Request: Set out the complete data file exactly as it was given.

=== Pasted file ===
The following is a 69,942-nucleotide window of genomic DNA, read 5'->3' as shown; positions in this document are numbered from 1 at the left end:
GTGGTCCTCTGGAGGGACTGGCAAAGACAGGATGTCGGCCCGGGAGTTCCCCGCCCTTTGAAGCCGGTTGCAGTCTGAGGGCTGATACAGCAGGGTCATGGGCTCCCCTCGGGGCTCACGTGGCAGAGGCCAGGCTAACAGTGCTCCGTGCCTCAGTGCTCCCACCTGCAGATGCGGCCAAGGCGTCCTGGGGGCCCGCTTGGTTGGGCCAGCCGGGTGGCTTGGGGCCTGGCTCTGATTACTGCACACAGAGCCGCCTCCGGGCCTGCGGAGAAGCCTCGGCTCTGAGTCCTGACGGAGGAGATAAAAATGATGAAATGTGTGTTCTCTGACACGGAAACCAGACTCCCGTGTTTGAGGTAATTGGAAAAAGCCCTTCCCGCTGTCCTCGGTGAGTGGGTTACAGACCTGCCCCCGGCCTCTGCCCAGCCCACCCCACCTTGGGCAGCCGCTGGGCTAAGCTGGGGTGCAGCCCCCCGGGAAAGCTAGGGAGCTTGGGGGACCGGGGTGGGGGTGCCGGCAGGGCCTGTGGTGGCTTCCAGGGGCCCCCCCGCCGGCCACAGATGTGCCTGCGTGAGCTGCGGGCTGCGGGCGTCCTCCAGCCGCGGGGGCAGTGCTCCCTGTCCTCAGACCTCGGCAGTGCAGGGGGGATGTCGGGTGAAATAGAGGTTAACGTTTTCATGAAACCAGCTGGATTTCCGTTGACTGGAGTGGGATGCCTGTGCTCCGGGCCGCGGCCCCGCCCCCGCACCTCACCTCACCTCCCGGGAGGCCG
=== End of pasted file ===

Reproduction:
The following is a 69,942-nucleotide window of genomic DNA, read 5'->3' as shown; positions in this document are numbered from 1 at the left end:
GTGGTCCTCTGGAGGGACTGGCAAAGACAGGATGTCGGCCCGGGAGTTCCCCGCCCTTTGAAGCCGGTTGCAGTCTGAGGGCTGATACAGCAGGGTCATGGGCTCCCCTCGGGGCTCACGTGGCAGAGGCCAGGCTAACAGTGCTCCGTGCCTCAGTGCTCCCACCTGCAGATGCGGCCAAGGCGTCCTGGGGGCCCGCTTGGTTGGGCCAGCCGGGTGGCTTGGGGCCTGGCTCTGATTACTGCACACAGAGCCGCCTCCGGGCCTGCGGAGAAGCCTCGGCTCTGAGTCCTGACGGAGGAGATAAAAATGATGAAATGTGTGTTCTCTGACACGGAAACCAGACTCCCGTGTTTGAGGTAATTGGAAAAAGCCCTTCCCGCTGTCCTCGGTGAGTGGGTTACAGACCTGCCCCCGGCCTCTGCCCAGCCCACCCCACCTTGGGCAGCCGCTGGGCTAAGCTGGGGTGCAGCCCCCCGGGAAAGCTAGGGAGCTTGGGGGACCGGGGTGGGGGTGCCGGCAGGGCCTGTGGTGGCTTCCAGGGGCCCCCCCGCCGGCCACAGATGTGCCTGCGTGAGCTGCGGGCTGCGGGCGTCCTCCAGCCGCGGGGGCAGTGCTCCCTGTCCTCAGACCTCGGCAGTGCAGGGGGGATGTCGGGTGAAATAGAGGTTAACGTTTTCATGAAACCAGCTGGATTTCCGTTGACTGGAGTGGGATGCCTGTGCTCCGGGCCGCGGCCCCGCCCCCGCACCTCACCTCACCTCCCGGGAGGCCG